The end & goody bags
We have live performances during the event and also a good hour at the end of the night when everyone can mingle, swap leaflets or simply catch up with people they know or who they’ve just met.
We welcome progressive individuals and organizations to all our events and welcome offers of leaflets for the goody bags that are given out as people leave. It’s always stuffed full of badges, leaflets, newspapers, posters, contact cards, and more. That way no one at the event has to leave early to leaflet outside the door and everyone can read, recycle and distribute the materials at their leisure.
The morning after
Each Mutiny event promotes a wide range of campaigns and activities for people to get involved in – from anti-war & anti-cuts demos to lobbying the government over sweatshop labour or blockading Boris Johnson over the closure of rape crisis centres. Our aim is to bring about seismic change in the world and we want people to do more than just come to Mutiny.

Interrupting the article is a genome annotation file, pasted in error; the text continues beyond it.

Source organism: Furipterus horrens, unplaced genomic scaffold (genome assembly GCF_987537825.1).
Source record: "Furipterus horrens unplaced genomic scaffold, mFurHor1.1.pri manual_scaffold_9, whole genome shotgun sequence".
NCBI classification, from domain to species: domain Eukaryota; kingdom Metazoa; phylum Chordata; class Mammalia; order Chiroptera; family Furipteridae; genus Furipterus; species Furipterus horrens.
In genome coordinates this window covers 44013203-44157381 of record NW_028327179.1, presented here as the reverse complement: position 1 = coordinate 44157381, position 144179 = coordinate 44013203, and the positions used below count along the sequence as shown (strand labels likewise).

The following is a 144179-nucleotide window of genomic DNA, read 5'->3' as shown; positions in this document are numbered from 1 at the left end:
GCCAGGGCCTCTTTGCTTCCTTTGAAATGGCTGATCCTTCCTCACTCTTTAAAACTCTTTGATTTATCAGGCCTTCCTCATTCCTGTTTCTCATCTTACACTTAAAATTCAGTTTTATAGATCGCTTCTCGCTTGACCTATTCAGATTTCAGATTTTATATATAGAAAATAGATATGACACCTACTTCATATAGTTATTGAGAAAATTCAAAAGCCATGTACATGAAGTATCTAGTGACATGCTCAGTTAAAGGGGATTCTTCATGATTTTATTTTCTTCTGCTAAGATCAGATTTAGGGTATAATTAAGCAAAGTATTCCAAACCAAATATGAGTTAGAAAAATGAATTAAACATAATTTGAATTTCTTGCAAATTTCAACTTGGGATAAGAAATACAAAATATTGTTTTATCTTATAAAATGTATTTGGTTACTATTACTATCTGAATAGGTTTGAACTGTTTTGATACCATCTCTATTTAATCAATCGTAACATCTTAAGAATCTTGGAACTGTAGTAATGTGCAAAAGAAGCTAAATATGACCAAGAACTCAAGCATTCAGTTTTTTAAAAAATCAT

Lots of people who came to a Mutiny event now help to organise it. We are always looking for more people and are an open network so if you want to help organize Violence on Trial and decide any future event themes all you have to do is email us at firstname.lastname@example.org.
Seriously though, what’s the point…
We want activists, creative types, and those of a theoretical disposition to come together, learn from each other and build for the future.
This is a space for ideas. It’s designed for people who are interested in feminism, socialism, anarchism, reformism, and other generally progressive, we’re-all-in-it-together-style isms, but who don’t yet have all the answers. If you are in a political party, come and share your position. If you are not, perhaps you’ll find someone who is a member of something you would like to join. Or you might just be a lefty type looking for a great night out that doesn’t involve sexist comedians, racist heckles or vacuous TV programmes. Either way, we urge you to come and join the Mutiny.